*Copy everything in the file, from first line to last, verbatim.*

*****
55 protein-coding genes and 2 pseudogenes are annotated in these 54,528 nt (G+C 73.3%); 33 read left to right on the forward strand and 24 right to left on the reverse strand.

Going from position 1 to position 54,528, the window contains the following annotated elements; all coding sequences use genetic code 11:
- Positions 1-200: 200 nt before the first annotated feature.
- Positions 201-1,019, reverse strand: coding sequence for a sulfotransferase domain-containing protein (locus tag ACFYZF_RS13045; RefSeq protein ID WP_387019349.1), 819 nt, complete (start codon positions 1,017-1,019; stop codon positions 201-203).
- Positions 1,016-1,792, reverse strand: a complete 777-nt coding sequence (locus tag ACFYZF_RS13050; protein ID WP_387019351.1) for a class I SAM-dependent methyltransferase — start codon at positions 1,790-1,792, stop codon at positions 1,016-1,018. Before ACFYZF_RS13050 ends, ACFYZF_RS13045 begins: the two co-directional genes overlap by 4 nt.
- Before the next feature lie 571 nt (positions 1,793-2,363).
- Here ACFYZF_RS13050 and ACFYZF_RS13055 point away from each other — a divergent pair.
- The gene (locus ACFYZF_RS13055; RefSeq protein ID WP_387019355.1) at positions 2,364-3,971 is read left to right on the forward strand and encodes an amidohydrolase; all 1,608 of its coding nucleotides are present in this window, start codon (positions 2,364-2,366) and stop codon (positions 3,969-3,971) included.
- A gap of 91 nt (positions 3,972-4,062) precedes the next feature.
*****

55 protein-coding genes and 2 pseudogenes are annotated in these 54,528 nt (G+C 73.3%); 33 read left to right on the forward strand and 24 right to left on the reverse strand.

Going from position 1 to position 54,528, the window contains the following annotated elements; all coding sequences use genetic code 11:
- Positions 1-200: 200 nt before the first annotated feature.
- Positions 201-1,019, reverse strand: coding sequence for a sulfotransferase domain-containing protein (locus tag ACFYZF_RS13045; RefSeq protein ID WP_387019349.1), 819 nt, complete (start codon positions 1,017-1,019; stop codon positions 201-203).
- Positions 1,016-1,792, reverse strand: a complete 777-nt coding sequence (locus tag ACFYZF_RS13050; protein ID WP_387019351.1) for a class I SAM-dependent methyltransferase — start codon at positions 1,790-1,792, stop codon at positions 1,016-1,018. Before ACFYZF_RS13050 ends, ACFYZF_RS13045 begins: the two co-directional genes overlap by 4 nt.
- Before the next feature lie 571 nt (positions 1,793-2,363).
- Here ACFYZF_RS13050 and ACFYZF_RS13055 point away from each other — a divergent pair.
- The gene (locus ACFYZF_RS13055; RefSeq protein ID WP_387019355.1) at positions 2,364-3,971 is read left to right on the forward strand and encodes an amidohydrolase; all 1,608 of its coding nucleotides are present in this window, start codon (positions 2,364-2,366) and stop codon (positions 3,969-3,971) included.
- A gap of 91 nt (positions 3,972-4,062) precedes the next feature.